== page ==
After church, we came home and ate lunch, and I sat at the computer with my laser focus set on 30k. I was going to get those last 500 words if it killed me, and I had four Hershey's Nuggets to help me along. I also promised myself that once I saw those wonderful digits, I could go upstairs and watch an episode of my fluff of choice, Ouran High School Host Club. (It's an adorable show. Extremely silly...most of the time.)

I figured out where I was going and wrote for about 20 minutes. I rounded off a section nicely, finished off my chocolate, and pressed the 'Recount' button.


That's not a nice feeling.

Some people might say it's close enough, but I was raised on NaNoWriMo wordcount constraints. (Well, not raised, but...) 49,994 and 50,000 aren't the same thing, so neither are 29.992 and 30k.

Eventually I found where the next section started and wrote the first paragraph, and I've set myself up for a nice night of writing tonight. (First line of the section: "The best thing that could be said about that evening's private audience with the monarchs was that it was short." This'll be fun.) But that last paragraph this afternoon was like pulling teeth. Sometimes I really do resent the little wordcounter, but it's how I learned to think of progress, so I'll take it.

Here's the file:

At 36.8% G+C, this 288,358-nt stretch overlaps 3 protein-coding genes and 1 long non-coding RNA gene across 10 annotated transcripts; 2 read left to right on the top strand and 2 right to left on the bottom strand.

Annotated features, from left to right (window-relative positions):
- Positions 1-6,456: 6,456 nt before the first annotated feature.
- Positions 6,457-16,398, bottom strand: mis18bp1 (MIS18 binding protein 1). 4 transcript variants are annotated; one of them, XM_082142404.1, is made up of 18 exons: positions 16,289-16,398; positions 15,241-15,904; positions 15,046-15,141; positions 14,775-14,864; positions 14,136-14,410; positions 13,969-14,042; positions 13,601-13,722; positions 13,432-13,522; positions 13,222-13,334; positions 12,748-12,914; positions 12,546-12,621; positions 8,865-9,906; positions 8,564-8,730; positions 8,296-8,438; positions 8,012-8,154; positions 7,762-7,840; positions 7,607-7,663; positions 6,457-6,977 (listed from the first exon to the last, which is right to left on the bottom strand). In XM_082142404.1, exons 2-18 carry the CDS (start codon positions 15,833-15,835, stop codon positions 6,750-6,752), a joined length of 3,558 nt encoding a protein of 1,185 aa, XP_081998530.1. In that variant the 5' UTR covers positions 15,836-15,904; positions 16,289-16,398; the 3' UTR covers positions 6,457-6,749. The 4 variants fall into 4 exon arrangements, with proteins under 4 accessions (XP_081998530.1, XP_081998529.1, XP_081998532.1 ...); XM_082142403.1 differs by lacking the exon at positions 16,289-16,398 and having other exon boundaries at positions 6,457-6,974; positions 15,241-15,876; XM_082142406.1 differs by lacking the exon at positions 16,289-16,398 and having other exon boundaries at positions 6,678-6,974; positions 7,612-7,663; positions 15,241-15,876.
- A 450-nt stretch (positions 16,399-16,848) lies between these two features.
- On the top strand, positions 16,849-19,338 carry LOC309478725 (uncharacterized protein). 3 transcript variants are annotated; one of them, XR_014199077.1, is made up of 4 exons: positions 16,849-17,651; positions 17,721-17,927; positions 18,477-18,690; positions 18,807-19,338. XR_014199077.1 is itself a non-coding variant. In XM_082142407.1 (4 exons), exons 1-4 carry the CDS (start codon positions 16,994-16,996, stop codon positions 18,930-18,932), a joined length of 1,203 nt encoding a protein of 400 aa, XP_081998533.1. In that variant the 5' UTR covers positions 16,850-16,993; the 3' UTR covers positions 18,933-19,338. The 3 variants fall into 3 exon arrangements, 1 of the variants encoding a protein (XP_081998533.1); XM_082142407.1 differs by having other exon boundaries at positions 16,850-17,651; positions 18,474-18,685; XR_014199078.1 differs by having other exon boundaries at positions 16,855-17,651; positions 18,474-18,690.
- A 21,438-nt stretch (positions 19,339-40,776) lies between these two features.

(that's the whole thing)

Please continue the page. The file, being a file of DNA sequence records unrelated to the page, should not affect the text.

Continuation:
And as a postscript: My novel abruptly took a turn for the "coming of age" brand of story, but I don't mind that too horribly. Makes it easier to place.

Saturday, February 24, 2007

Anons Get On My Nerves

Well, I was responding to a comment a few minutes ago (hi, Patrick) and I suddenly realized that, and I quote,

This blog does not allow anonymous comments.

And I kinda went, "Huh. Don't remember setting that."

But did I change it? Nope.

Know why? Because anonymous commentors tend to get on my nerves.

I mean, granted, not all anons are bad. Many on other blogs have had nice and/or useful things to say. But all too often, people use that nice bit of anonymity to bash, flame, troll, and otherwise pointlessly insult people without even wondering if they should because hey, they're anonymous.